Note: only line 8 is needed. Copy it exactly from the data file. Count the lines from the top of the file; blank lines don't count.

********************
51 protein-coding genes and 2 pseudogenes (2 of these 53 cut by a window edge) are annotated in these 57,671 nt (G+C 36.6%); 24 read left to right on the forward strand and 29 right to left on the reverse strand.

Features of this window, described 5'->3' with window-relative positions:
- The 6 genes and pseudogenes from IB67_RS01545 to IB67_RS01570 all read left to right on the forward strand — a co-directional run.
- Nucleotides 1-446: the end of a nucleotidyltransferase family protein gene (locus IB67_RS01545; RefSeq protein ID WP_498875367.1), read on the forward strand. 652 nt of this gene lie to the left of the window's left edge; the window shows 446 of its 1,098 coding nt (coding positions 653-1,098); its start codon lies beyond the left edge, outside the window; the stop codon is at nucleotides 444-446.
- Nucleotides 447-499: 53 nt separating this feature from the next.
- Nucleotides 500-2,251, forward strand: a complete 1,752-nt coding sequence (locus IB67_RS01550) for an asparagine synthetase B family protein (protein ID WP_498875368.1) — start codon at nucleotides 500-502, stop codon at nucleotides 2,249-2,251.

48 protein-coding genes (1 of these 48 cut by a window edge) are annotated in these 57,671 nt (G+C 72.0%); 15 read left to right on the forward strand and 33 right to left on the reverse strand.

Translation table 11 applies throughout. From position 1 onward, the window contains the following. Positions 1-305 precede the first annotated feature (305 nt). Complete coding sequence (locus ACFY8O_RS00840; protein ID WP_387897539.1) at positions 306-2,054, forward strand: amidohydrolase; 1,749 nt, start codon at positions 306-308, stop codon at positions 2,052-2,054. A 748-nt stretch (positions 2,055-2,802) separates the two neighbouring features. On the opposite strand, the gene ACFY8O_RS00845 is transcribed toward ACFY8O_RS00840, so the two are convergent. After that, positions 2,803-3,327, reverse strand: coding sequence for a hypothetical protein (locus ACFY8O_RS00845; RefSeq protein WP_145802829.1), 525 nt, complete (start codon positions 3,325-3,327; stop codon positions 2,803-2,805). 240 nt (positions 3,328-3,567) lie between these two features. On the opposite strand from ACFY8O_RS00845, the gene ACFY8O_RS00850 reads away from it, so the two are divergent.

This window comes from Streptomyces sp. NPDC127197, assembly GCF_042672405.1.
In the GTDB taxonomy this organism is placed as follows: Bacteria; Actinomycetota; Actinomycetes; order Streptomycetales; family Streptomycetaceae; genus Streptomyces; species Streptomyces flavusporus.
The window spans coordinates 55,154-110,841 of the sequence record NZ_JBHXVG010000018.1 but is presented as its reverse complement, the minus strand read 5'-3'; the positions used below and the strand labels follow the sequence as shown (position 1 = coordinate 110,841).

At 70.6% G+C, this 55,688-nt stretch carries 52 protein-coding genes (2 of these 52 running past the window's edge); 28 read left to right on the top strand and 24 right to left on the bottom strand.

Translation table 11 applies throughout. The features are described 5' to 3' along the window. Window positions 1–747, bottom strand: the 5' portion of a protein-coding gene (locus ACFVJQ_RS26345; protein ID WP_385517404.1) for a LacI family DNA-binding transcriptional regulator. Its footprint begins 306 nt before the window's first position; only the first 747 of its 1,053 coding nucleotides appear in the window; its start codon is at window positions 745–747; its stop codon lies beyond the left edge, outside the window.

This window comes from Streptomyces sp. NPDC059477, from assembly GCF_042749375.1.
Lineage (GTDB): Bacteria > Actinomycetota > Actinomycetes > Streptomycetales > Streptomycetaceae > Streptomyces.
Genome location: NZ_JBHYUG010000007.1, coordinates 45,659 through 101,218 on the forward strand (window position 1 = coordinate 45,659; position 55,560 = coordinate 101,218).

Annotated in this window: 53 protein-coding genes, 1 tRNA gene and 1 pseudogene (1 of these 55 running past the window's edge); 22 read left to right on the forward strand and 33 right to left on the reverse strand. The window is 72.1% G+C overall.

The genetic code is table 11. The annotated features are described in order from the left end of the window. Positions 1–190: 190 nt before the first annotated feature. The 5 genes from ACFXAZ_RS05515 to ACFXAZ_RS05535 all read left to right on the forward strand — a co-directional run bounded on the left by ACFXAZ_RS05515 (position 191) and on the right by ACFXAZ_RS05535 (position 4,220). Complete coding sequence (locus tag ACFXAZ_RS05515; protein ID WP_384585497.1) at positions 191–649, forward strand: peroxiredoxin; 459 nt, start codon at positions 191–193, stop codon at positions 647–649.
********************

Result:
Translation table 11 applies throughout. From position 1 onward, the window contains the following. Positions 1-305 precede the first annotated feature (305 nt). Complete coding sequence (locus ACFY8O_RS00840; protein ID WP_387897539.1) at positions 306-2,054, forward strand: amidohydrolase; 1,749 nt, start codon at positions 306-308, stop codon at positions 2,052-2,054. A 748-nt stretch (positions 2,055-2,802) separates the two neighbouring features. On the opposite strand, the gene ACFY8O_RS00845 is transcribed toward ACFY8O_RS00840, so the two are convergent. After that, positions 2,803-3,327, reverse strand: coding sequence for a hypothetical protein (locus ACFY8O_RS00845; RefSeq protein WP_145802829.1), 525 nt, complete (start codon positions 3,325-3,327; stop codon positions 2,803-2,805). 240 nt (positions 3,328-3,567) lie between these two features. On the opposite strand from ACFY8O_RS00845, the gene ACFY8O_RS00850 reads away from it, so the two are divergent.